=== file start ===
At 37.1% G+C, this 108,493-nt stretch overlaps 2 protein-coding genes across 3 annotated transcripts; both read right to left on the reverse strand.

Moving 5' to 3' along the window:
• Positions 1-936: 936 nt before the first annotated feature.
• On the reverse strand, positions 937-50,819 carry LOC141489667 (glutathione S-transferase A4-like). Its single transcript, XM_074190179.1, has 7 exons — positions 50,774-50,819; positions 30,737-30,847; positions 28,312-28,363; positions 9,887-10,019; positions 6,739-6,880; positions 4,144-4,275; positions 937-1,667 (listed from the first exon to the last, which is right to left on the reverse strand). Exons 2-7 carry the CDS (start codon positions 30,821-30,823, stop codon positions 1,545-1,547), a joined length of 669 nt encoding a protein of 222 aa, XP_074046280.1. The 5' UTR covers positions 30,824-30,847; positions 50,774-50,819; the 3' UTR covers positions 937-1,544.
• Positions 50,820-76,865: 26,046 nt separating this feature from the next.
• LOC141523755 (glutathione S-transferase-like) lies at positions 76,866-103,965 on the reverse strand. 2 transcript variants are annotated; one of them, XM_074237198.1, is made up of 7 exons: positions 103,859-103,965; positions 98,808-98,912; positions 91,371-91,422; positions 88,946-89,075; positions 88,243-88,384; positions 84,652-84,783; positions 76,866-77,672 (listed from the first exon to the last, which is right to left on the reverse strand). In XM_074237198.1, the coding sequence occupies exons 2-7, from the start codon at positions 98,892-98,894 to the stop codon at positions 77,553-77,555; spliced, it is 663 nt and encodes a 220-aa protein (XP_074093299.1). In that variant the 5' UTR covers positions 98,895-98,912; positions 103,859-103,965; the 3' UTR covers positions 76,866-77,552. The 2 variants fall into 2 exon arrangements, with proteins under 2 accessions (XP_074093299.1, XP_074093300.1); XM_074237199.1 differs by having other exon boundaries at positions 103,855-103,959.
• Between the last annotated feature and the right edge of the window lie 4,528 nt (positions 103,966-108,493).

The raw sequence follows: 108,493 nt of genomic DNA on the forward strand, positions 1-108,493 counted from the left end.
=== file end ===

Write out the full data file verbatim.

At 37.1% G+C, this 108,493-nt stretch overlaps 2 protein-coding genes across 3 annotated transcripts; both read right to left on the reverse strand.

Moving 5' to 3' along the window:
• Positions 1-936: 936 nt before the first annotated feature.
• On the reverse strand, positions 937-50,819 carry LOC141489667 (glutathione S-transferase A4-like). Its single transcript, XM_074190179.1, has 7 exons — positions 50,774-50,819; positions 30,737-30,847; positions 28,312-28,363; positions 9,887-10,019; positions 6,739-6,880; positions 4,144-4,275; positions 937-1,667 (listed from the first exon to the last, which is right to left on the reverse strand). Exons 2-7 carry the CDS (start codon positions 30,821-30,823, stop codon positions 1,545-1,547), a joined length of 669 nt encoding a protein of 222 aa, XP_074046280.1. The 5' UTR covers positions 30,824-30,847; positions 50,774-50,819; the 3' UTR covers positions 937-1,544.
• Positions 50,820-76,865: 26,046 nt separating this feature from the next.
• LOC141523755 (glutathione S-transferase-like) lies at positions 76,866-103,965 on the reverse strand. 2 transcript variants are annotated; one of them, XM_074237198.1, is made up of 7 exons: positions 103,859-103,965; positions 98,808-98,912; positions 91,371-91,422; positions 88,946-89,075; positions 88,243-88,384; positions 84,652-84,783; positions 76,866-77,672 (listed from the first exon to the last, which is right to left on the reverse strand). In XM_074237198.1, the coding sequence occupies exons 2-7, from the start codon at positions 98,892-98,894 to the stop codon at positions 77,553-77,555; spliced, it is 663 nt and encodes a 220-aa protein (XP_074093299.1). In that variant the 5' UTR covers positions 98,895-98,912; positions 103,859-103,965; the 3' UTR covers positions 76,866-77,552. The 2 variants fall into 2 exon arrangements, with proteins under 2 accessions (XP_074093299.1, XP_074093300.1); XM_074237199.1 differs by having other exon boundaries at positions 103,855-103,959.
• Between the last annotated feature and the right edge of the window lie 4,528 nt (positions 103,966-108,493).

The raw sequence follows: 108,493 nt of genomic DNA on the forward strand, positions 1-108,493 counted from the left end.